The report is really quite fascinating. Check out Flurry's full report and Venture Beat's coverage below. 

The (Super) supercapacitor: the future of battery technology?

IOS battery.jpg

Battery life is the number one concern on mobile devices. The problem is that there hasn't been a big battery breakthrough in decades. But, this super fast charging, graphine based, solution might be the answer the industry has been looking for. 

Using simple consumer grade electronics, researcher Richard Kaner (and his team at UCLA) hit DVD disks - coated with graphite-oxide - with light from a DVD-drive laser to create graphine. Quite by accident, they discovered that by charging the graphine for 2 to 3 seconds, they could power an LED for 5 minutes. 

This has the potential to change the entire mobile industry, as people wouldn't have to worry about their devices lasting all day when they could charge them in a fraction of the time.  

Check out the video below. 

Samsung tops Apple in internet usage

Samsung GS3 with Chrome

For years, Apple has taken comfort in the fact that their platform has been the clear leader in internet usage. Apple correlates high browser usage with increased monetization, since iPhone and iPad users are more likely to make online purchases than their Android counterparts. Samsung has now taken the internet usage crown according to data from StatCounter, which has been tracking many different mobile devices, platforms, and browsers for the past year (from July 2012 to Jun 2013).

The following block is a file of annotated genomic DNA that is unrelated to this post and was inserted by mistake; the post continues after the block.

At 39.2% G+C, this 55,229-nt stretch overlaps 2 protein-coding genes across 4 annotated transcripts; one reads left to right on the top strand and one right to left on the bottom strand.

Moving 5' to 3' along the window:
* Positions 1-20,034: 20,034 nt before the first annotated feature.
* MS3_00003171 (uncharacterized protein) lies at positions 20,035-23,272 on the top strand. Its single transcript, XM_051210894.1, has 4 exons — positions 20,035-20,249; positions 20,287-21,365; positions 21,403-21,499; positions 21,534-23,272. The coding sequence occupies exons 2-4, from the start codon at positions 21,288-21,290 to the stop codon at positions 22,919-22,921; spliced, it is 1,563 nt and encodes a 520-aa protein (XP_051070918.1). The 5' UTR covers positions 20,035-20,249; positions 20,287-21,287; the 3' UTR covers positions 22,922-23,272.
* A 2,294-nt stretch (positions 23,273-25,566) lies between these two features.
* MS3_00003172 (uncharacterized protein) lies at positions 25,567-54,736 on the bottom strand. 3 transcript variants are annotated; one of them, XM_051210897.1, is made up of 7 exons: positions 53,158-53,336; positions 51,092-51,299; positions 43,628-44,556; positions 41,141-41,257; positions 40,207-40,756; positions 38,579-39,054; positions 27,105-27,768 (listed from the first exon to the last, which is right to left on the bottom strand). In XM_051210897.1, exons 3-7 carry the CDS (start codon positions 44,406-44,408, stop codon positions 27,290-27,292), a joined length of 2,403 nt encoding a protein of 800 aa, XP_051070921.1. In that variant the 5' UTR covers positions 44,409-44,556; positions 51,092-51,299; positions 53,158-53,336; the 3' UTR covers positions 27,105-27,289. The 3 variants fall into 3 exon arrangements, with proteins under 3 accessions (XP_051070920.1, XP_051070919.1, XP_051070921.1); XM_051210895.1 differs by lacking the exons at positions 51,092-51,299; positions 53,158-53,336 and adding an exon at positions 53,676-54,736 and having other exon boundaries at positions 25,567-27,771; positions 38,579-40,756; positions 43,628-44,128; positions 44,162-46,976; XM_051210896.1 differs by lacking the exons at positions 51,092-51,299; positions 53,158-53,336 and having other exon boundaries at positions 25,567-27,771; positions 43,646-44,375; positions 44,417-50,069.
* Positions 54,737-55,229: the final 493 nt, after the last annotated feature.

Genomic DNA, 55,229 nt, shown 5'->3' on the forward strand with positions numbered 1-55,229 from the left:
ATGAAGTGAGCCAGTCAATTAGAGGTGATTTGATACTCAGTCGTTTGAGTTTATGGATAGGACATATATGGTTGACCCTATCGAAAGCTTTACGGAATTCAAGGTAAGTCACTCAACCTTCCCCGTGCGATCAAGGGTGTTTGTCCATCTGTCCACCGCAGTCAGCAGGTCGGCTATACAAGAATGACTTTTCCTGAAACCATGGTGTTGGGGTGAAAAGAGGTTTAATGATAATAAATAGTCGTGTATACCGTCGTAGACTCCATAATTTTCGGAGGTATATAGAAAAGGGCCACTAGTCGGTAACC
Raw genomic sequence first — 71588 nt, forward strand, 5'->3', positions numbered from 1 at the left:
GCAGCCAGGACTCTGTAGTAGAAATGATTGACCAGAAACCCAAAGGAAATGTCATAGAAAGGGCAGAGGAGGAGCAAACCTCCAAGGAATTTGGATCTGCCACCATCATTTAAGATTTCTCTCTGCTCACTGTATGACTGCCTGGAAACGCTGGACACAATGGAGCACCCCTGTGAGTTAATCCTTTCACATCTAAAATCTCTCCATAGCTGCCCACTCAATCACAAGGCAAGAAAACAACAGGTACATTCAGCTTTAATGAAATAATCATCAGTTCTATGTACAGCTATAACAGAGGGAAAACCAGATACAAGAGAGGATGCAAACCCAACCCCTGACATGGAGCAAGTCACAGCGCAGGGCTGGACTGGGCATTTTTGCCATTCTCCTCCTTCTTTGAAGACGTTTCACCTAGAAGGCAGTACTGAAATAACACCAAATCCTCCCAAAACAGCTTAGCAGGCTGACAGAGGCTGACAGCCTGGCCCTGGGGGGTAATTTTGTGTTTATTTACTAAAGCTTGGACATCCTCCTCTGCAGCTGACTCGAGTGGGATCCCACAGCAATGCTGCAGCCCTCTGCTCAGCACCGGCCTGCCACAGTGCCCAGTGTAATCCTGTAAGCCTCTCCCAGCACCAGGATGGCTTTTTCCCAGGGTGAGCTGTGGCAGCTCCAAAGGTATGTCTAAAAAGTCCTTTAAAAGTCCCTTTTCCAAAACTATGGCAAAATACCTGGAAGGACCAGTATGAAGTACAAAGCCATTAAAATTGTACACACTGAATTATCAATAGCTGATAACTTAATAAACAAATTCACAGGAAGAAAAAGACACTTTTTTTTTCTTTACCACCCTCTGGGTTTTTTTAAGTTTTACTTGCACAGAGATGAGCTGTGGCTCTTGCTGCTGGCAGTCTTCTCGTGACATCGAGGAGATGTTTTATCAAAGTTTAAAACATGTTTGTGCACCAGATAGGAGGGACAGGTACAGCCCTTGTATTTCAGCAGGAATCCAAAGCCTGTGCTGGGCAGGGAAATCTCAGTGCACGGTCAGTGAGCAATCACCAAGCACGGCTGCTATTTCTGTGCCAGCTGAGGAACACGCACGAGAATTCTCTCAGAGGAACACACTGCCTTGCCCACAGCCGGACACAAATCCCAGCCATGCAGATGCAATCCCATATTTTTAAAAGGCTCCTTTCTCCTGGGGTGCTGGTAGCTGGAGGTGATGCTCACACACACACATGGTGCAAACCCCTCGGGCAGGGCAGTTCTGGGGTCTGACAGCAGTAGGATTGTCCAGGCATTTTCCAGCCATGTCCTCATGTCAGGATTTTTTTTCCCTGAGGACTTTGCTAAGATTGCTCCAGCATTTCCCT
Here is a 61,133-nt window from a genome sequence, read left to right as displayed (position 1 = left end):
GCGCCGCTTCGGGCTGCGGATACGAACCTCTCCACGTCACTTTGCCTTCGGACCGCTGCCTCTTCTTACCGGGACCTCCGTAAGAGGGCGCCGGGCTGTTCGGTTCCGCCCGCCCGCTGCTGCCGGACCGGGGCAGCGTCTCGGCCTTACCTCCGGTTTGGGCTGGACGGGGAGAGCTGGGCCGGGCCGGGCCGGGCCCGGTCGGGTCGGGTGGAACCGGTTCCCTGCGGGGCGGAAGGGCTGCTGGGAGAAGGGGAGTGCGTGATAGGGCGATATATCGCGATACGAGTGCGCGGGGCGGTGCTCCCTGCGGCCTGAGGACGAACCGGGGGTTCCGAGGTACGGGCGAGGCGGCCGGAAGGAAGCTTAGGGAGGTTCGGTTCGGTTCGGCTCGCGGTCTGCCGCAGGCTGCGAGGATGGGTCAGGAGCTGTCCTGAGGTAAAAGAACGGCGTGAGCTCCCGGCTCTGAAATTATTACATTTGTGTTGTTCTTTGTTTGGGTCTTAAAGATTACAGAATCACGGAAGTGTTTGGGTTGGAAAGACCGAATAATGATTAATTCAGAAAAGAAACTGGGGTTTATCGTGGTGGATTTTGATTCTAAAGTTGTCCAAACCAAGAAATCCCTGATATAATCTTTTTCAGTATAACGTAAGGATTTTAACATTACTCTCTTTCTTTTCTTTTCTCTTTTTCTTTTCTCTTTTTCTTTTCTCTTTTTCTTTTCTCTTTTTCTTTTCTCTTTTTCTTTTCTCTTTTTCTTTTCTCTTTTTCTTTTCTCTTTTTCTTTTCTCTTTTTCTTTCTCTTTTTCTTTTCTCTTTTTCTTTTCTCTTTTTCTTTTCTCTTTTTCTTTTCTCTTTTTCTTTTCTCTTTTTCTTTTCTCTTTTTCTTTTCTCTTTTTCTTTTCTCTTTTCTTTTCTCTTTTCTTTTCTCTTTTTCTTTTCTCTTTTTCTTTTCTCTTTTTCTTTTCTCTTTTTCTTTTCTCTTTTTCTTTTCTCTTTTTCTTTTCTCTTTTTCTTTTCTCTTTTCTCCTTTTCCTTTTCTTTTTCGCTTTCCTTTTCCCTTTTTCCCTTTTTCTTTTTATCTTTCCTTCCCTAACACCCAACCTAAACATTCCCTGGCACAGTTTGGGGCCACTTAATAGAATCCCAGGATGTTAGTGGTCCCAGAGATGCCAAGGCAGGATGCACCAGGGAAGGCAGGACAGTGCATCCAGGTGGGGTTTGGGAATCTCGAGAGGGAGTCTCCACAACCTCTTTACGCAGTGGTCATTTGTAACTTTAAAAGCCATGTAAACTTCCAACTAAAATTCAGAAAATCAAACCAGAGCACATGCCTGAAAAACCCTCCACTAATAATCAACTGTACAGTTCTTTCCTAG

Nokia was the global internet usage leader a year ago, but lost its place to Apple in February. Samsung took a 25.47 percent share in June, 2013, beating Apple's 25.09 percent, and Nokia's 21.96 percent. (These statistics represent world-wide mobile internet use). 

Also, the Chrome browser is now a leader in world-wide internet usage - increasing its market share from 23.84 percent a year ago to 32.46 percent today. Internet Explorer subsequently dropped from 40.89 percent to 32.46 percent over the same period. 

Now, it's important to keep in mind that browser usage statistics vary greatly between organizations that track such information. (The online browser usage tracker, Percent of the Internet, posts different numbers).

This shift toward Android (more specifically Samsung) and Chrome does make one wonder about the future of mobile monetization. Apple, despite no longer being a world-wide internet usage leader, makes developers considerably more money on its platform than Android. Principally, this is because Android's growth is fueled not by high-end devices, but by low-end ones. Those customers often don't have data plans, and aren't willing to purchase apps. That being said, this shift in statistics might persuade app developers to take Android more seriously - launching more apps on Android first, or simultaneously with, iOS. 


iOS leading in ad share